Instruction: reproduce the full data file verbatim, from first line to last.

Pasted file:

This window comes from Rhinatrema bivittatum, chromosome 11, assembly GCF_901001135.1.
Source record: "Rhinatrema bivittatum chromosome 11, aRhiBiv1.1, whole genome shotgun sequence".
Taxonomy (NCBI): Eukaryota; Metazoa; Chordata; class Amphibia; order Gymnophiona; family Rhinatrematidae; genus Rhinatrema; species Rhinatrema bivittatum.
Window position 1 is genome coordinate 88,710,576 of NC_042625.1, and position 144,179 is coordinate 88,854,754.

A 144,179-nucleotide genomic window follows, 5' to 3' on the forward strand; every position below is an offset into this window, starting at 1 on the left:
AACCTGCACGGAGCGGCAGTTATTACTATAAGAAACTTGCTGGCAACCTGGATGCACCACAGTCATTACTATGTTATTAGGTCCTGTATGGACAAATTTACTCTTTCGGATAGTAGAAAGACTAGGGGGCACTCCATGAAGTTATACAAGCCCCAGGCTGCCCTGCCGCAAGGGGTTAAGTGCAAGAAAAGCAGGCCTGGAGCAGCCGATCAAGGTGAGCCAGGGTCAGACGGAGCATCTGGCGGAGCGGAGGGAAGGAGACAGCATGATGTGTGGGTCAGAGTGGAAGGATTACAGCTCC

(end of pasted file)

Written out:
This window comes from Rhinatrema bivittatum, chromosome 11, assembly GCF_901001135.1.
Source record: "Rhinatrema bivittatum chromosome 11, aRhiBiv1.1, whole genome shotgun sequence".
Taxonomy (NCBI): Eukaryota; Metazoa; Chordata; class Amphibia; order Gymnophiona; family Rhinatrematidae; genus Rhinatrema; species Rhinatrema bivittatum.
Window position 1 is genome coordinate 88,710,576 of NC_042625.1, and position 144,179 is coordinate 88,854,754.

A 144,179-nucleotide genomic window follows, 5' to 3' on the forward strand; every position below is an offset into this window, starting at 1 on the left:
AACCTGCACGGAGCGGCAGTTATTACTATAAGAAACTTGCTGGCAACCTGGATGCACCACAGTCATTACTATGTTATTAGGTCCTGTATGGACAAATTTACTCTTTCGGATAGTAGAAAGACTAGGGGGCACTCCATGAAGTTATACAAGCCCCAGGCTGCCCTGCCGCAAGGGGTTAAGTGCAAGAAAAGCAGGCCTGGAGCAGCCGATCAAGGTGAGCCAGGGTCAGACGGAGCATCTGGCGGAGCGGAGGGAAGGAGACAGCATGATGTGTGGGTCAGAGTGGAAGGATTACAGCTCC